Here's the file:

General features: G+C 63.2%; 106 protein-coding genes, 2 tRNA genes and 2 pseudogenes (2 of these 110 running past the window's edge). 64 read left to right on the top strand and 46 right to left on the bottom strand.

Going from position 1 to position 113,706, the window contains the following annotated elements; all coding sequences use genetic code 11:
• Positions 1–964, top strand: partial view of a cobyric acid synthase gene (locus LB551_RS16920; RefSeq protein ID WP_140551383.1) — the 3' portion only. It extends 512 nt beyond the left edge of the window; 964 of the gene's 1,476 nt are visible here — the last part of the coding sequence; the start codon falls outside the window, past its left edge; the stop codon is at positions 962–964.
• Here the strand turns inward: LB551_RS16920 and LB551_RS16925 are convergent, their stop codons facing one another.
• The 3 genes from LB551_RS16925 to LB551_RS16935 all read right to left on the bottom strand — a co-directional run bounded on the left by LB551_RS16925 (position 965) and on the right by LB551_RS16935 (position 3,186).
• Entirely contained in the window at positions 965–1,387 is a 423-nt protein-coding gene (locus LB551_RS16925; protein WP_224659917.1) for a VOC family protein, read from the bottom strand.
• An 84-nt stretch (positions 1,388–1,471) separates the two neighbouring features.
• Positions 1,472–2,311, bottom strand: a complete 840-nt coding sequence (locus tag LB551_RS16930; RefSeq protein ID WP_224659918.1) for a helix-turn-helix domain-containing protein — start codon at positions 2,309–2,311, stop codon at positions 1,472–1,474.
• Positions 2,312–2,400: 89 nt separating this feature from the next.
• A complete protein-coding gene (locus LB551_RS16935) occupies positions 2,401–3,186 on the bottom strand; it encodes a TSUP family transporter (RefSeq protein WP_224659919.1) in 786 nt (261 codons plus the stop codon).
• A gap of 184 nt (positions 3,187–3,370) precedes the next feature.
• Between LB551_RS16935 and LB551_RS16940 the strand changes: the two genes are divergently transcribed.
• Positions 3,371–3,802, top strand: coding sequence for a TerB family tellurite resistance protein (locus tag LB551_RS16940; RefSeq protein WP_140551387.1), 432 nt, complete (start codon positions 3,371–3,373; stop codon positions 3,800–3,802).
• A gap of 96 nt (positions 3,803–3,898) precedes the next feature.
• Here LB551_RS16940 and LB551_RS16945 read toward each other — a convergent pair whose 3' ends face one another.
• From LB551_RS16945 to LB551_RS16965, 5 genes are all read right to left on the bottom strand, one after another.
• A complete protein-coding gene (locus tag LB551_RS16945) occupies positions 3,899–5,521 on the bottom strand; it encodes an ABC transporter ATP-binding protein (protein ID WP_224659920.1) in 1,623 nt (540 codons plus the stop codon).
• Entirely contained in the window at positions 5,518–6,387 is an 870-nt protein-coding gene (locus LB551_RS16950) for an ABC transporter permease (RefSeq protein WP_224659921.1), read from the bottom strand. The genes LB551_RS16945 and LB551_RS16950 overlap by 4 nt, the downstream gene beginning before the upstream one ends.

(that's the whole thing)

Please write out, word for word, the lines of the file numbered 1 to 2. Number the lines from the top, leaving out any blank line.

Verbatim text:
General features: G+C 63.2%; 106 protein-coding genes, 2 tRNA genes and 2 pseudogenes (2 of these 110 running past the window's edge). 64 read left to right on the top strand and 46 right to left on the bottom strand.

Going from position 1 to position 113,706, the window contains the following annotated elements; all coding sequences use genetic code 11: